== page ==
Critical Mass in
San Francisco:
One Year Old!

Critical Mass: One Year Old
Illustration by Jim Swanson

San Franciscoís Critical Mass is rolling on toward its one-year anniversary. Various people have taken responsibility for different functions over the past ten months: making and distributing flyers and stickers, selecting routes, promoting the ride, telling friends, helping to "cork" at cross streets, bringing unique sounds and sights to the ride, making it a socially rich and generally fun time, and so on.

Perhaps it should be no surprise that a number of people are losing (or already have lost) their enthusiasm for the ride. In some cases, people are hostile to the ride without having ever been on it, or maybe having had one short experience. Iíve heard of people who donít like Critical Mass because:

ē ITíS TOO DISORGANIZED (no one in charge; not following traffic rules; too chaotic and unpredictable; too many inexperienced bicyclists riding together causing dangerous conditions).

ē ITíS TOO ORGANIZED (self-appointed "organizers" aggressively impose their own idea of acceptable behavior; too much direction; mysteriously pre-selected routes and a peaceful, good-spirited and directable mass makes a boring ride; no room for spontaneous action against cars, stores, ostensibly rich people, etc.; no danger, no risk, and so on).

ē ITíS TOO APOLITICAL (no demands; no relationship with politicians, government regulations, legislative proposals, etc.).

ē ITíS TOO POLITICAL (too many people aren't having enough fun!)

All of these criticisms are understandable in the empty void of contemporary politics, but I think our Critical Mass is just right. We need to resist the myriad contradictory pressures to make Critical Mass something more, something different, than itís been. Remember that Critical Mass has caught on for most of the same reasons that people now criticize it.

CRITICAL MASS IS A SOCIAL SPACE. Critical Mass is a public act of self-acknowledgement by bicyclists who are at the cutting edge of challenging the transit priorities of this society, and by extension, most of the priorities of this culture in general.


While many of us are no doubt impatient for bigger events, more rapid and deep changes, and so on, itís foolish to blame this event for not becoming the fulfillment of all our political goals. Itís also counter-productive to blame the event for specific individual behaviors. As always, an active and vocal participation is encouraged from all. If you donít like something that someone is doing, you should challenge it.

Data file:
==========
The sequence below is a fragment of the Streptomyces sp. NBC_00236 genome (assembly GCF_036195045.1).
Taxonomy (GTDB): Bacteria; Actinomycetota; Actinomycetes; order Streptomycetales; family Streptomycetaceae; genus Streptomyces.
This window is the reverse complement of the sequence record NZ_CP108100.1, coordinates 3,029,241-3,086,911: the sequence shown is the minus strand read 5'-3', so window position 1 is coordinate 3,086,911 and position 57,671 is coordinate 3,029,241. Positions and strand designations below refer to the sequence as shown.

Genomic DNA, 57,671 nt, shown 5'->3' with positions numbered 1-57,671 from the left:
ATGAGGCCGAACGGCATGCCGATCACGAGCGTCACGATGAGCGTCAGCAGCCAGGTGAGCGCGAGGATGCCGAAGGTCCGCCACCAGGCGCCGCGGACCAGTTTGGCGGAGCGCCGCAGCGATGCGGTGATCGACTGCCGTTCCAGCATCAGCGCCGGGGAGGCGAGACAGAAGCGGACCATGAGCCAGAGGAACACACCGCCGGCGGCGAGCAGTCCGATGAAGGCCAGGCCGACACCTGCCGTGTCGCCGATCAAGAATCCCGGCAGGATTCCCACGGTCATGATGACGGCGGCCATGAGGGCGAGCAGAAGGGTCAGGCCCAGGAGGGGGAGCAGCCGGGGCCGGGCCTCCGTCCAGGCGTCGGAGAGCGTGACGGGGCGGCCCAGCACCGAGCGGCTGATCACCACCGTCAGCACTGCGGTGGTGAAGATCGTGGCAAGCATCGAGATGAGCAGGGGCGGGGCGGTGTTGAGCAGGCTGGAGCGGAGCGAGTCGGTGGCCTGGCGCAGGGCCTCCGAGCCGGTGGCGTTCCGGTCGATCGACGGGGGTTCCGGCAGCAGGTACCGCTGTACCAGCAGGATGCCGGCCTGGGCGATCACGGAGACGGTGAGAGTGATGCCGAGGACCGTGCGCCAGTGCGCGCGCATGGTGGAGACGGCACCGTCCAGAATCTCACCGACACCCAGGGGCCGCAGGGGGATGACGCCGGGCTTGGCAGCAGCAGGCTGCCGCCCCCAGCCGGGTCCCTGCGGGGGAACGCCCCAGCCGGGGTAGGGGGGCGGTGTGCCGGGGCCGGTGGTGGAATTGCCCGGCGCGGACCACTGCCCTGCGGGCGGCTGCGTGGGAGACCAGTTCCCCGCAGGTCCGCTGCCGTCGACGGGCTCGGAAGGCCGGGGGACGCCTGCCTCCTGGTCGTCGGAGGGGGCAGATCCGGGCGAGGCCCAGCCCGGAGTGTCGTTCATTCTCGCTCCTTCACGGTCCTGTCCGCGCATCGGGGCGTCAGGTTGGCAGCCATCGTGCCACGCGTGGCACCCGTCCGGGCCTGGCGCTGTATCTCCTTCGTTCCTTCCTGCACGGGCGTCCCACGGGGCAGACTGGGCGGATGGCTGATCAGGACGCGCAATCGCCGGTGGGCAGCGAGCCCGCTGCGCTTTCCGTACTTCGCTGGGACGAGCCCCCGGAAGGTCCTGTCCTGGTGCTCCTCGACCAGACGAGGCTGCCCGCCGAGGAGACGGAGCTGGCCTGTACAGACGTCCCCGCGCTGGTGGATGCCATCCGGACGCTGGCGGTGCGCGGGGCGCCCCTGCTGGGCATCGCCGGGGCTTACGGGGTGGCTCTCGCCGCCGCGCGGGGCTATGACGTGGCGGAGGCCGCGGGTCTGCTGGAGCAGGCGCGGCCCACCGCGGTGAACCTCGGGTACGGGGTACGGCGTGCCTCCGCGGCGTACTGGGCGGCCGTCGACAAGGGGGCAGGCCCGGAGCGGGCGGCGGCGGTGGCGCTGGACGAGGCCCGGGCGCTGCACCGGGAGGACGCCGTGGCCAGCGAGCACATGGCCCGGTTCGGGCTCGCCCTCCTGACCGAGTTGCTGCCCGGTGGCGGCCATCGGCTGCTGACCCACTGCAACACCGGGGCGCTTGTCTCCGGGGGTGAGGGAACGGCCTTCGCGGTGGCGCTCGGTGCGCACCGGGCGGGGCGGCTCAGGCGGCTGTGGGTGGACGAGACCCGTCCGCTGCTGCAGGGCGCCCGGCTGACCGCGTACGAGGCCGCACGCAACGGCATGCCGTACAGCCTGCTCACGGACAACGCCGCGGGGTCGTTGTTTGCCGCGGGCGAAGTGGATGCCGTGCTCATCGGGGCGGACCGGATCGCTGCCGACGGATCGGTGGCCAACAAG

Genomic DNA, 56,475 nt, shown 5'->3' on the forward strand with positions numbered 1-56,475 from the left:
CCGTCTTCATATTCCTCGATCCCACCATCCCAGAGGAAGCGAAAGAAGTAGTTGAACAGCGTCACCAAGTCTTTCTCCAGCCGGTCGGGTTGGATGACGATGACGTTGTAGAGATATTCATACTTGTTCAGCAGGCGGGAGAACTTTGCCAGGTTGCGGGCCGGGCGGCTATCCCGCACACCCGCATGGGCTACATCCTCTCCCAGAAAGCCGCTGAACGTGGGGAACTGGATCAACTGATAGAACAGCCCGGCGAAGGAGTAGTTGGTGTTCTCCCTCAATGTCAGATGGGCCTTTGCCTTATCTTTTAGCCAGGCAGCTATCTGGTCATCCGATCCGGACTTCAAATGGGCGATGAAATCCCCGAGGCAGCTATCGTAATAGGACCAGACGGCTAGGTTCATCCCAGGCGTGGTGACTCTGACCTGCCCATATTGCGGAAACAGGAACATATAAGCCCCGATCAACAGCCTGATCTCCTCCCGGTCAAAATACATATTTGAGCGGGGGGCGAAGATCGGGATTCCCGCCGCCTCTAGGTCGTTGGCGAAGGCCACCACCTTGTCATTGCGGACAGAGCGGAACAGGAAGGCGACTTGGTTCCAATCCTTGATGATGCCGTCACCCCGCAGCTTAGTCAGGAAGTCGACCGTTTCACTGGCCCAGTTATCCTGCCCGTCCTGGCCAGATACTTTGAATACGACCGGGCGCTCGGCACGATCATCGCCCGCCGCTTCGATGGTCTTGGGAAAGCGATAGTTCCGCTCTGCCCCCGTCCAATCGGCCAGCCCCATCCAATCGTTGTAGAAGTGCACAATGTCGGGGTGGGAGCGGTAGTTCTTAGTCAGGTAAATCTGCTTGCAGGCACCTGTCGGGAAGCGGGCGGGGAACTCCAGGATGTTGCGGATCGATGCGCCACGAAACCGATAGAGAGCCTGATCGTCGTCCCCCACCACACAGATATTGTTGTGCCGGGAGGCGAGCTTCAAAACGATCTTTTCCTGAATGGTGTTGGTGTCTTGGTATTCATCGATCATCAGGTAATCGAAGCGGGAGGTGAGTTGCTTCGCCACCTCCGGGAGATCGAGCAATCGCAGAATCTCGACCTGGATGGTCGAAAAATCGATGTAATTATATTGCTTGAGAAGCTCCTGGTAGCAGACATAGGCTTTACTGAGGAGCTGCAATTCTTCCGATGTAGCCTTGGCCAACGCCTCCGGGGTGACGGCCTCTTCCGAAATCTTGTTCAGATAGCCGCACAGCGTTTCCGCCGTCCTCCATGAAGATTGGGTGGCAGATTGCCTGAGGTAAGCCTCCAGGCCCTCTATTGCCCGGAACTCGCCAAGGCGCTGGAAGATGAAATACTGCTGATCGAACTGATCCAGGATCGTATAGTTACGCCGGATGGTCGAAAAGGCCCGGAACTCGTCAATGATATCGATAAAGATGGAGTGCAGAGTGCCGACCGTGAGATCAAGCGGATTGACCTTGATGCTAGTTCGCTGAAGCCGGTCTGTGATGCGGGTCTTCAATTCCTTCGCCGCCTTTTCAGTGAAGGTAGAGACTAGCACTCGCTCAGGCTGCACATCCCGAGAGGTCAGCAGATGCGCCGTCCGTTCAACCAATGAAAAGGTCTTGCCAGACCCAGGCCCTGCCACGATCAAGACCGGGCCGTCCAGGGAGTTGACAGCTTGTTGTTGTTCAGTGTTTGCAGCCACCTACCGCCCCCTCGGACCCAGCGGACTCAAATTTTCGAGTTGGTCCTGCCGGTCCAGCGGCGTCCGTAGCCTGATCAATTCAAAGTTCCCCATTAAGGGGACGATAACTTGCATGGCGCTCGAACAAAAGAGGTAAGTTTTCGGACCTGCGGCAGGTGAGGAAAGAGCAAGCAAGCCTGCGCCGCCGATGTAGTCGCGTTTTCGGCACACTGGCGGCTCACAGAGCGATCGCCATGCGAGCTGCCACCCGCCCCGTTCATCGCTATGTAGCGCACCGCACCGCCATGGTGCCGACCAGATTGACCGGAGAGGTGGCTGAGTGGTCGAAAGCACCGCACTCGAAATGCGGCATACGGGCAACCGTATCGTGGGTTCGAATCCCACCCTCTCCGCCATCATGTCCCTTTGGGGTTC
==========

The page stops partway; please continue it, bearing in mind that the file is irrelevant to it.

Critical Mass should be a space where we learn how to talk to each other in respectful but passionate tones, where we begin to develop a culture that encourages face-to-face interaction and discussion. We all need a lot more experience in public discussion and argumentation, a lot more experience of trusting each other (even though weíre strangers) to be honest and real, and we need to learn to distinguish between our personal-emotional agendas (which always loom large in any political environment) and our political-social goals. Of course theyíre not tidily separable, but letís face it, an awful lot of promising social and political initiatives have been drowned by egotism, incoherence, insecurity, megalomania, sexism, racism, etc. Our engagement with a new political process, like this one opened up by Critical Mass, requires an equally potent engagement with our own "trips," and a real effort to find new constructive ways of dealing with disagreement and disappointment.

The beauty of Critical Mass (and hopefully other similarly unstructured "spaces") is that it gives us a rare chance to address group and individual behavior, political ideas and ideologies, and our own visions and desires, in a social environment which by its very existence has already diminished the social isolation, alienated loneliness, and hopeless impotence that the dominant society has done so much to impose. This is a precious and fragile space. It will only persist if we continue to feed it with our good will, creativity, optimism and hope, and passionate certainty that life can be so much more than an endless cycle of buying, selling, and sleeping. See you on the next ride!

— Chris Carlsson, July 1993

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